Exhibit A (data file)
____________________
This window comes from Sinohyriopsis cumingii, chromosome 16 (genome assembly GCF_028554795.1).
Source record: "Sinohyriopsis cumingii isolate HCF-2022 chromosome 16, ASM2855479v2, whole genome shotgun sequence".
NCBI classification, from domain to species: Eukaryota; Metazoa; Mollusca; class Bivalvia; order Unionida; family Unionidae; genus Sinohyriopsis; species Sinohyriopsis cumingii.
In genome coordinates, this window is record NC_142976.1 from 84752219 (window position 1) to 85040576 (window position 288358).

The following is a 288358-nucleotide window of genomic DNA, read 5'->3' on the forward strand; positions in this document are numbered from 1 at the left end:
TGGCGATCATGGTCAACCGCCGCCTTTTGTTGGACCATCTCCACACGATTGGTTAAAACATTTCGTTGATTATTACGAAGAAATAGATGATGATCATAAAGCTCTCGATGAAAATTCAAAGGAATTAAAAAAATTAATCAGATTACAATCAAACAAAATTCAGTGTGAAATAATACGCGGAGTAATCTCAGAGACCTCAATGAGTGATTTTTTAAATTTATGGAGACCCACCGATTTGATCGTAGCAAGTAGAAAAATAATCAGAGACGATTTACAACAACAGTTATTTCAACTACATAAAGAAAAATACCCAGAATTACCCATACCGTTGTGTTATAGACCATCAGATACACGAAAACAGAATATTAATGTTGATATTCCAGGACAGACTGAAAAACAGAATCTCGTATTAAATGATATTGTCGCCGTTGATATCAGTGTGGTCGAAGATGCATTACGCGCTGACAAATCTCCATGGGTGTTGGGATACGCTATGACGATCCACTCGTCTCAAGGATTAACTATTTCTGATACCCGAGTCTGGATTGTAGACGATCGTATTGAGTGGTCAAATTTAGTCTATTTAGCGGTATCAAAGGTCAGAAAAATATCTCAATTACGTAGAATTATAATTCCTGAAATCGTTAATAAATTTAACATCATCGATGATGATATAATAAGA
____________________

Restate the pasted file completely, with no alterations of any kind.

This window comes from Sinohyriopsis cumingii, chromosome 16 (genome assembly GCF_028554795.1).
Source record: "Sinohyriopsis cumingii isolate HCF-2022 chromosome 16, ASM2855479v2, whole genome shotgun sequence".
NCBI classification, from domain to species: Eukaryota; Metazoa; Mollusca; class Bivalvia; order Unionida; family Unionidae; genus Sinohyriopsis; species Sinohyriopsis cumingii.
In genome coordinates, this window is record NC_142976.1 from 84752219 (window position 1) to 85040576 (window position 288358).

The following is a 288358-nucleotide window of genomic DNA, read 5'->3' on the forward strand; positions in this document are numbered from 1 at the left end:
TGGCGATCATGGTCAACCGCCGCCTTTTGTTGGACCATCTCCACACGATTGGTTAAAACATTTCGTTGATTATTACGAAGAAATAGATGATGATCATAAAGCTCTCGATGAAAATTCAAAGGAATTAAAAAAATTAATCAGATTACAATCAAACAAAATTCAGTGTGAAATAATACGCGGAGTAATCTCAGAGACCTCAATGAGTGATTTTTTAAATTTATGGAGACCCACCGATTTGATCGTAGCAAGTAGAAAAATAATCAGAGACGATTTACAACAACAGTTATTTCAACTACATAAAGAAAAATACCCAGAATTACCCATACCGTTGTGTTATAGACCATCAGATACACGAAAACAGAATATTAATGTTGATATTCCAGGACAGACTGAAAAACAGAATCTCGTATTAAATGATATTGTCGCCGTTGATATCAGTGTGGTCGAAGATGCATTACGCGCTGACAAATCTCCATGGGTGTTGGGATACGCTATGACGATCCACTCGTCTCAAGGATTAACTATTTCTGATACCCGAGTCTGGATTGTAGACGATCGTATTGAGTGGTCAAATTTAGTCTATTTAGCGGTATCAAAGGTCAGAAAAATATCTCAATTACGTAGAATTATAATTCCTGAAATCGTTAATAAATTTAACATCATCGATGATGATATAATAAGA